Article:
Tuesday, July 24, 2018

Declining mental health among disadvantaged Americans.

Cherlin summarizes work by Goldman et al. that demonstrates "a troubling portrait of declining psychological health among non-Hispanic whites in mid- and later-life between the mid-1990s and the early 2010s... Equally troubling is the concentration of these declines among individuals with lower SES (socioeconomic status...life satisfaction declined for people at the 10th, 25th, and 50th percentiles of SES, remained constant for people at the 75th percentile, and increased for people at the 90th percentile. To the list of widening inequalities in the United States, which center on economic inequality, we must now add inequality in psychological health.

The Goldman et al. Abstract:

In the past few years, references to the opioid epidemic, drug poisonings, and associated feelings of despair among Americans, primarily working-class whites, have flooded the media, and related patterns of mortality have been of increasing interest to social scientists. Yet, despite recurring references to distress or despair in journalistic accounts and academic studies, there has been little analysis of whether psychological health among American adults has worsened over the past two decades. Here, we use data from national samples of adults in the mid-1990s and early 2010s to demonstrate increasing distress and declining well-being that was concentrated among low-socioeconomic-status individuals but spanned the age range from young to older adults.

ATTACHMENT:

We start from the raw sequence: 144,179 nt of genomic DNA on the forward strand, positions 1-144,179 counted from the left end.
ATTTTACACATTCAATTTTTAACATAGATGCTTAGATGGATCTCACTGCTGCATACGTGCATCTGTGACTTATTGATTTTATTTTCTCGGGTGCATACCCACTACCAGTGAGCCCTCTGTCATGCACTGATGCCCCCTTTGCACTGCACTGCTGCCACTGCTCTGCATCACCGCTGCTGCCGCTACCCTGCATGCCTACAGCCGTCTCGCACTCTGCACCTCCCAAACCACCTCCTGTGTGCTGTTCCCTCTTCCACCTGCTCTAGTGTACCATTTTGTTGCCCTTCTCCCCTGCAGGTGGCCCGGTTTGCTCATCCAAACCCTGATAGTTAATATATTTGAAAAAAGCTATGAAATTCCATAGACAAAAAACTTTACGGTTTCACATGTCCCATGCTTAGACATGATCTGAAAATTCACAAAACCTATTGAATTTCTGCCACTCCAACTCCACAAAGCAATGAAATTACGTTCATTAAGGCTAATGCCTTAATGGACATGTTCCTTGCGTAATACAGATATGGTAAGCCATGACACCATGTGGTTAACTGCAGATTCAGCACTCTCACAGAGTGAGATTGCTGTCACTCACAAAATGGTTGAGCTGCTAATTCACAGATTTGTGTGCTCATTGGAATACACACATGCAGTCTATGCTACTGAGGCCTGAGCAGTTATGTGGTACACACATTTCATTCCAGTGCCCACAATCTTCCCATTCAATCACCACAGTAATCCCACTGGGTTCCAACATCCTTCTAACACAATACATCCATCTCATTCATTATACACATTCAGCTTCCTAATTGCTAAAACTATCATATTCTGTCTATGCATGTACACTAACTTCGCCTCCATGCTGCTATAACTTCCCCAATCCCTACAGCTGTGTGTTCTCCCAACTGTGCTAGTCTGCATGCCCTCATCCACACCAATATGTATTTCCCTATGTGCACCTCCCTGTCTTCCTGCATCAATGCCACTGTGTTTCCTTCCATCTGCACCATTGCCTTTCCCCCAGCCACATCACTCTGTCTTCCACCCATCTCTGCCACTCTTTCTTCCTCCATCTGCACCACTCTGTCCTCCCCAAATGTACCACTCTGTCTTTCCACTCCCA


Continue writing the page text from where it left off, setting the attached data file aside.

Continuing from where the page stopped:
Although there is little dispute about the impact of the US opioid epidemic on recent mortality, there is less consensus about whether trends reflect increasing despair among American adults. The issue is complicated by the absence of established scales or definitions of despair as well as a paucity of studies examining changes in psychological health, especially well-being, since the 1990s. We contribute evidence using two cross-sectional waves of the Midlife in the United States (MIDUS) study to assess changes in measures of psychological distress and well-being. These measures capture negative emotions such as sadness, hopelessness, and worthlessness, and positive emotions such as happiness, fulfillment, and life satisfaction. Most of the measures reveal increasing distress and decreasing well-being across the age span for those of low relative socioeconomic position, in contrast to little decline or modest improvement for persons of high relative position.

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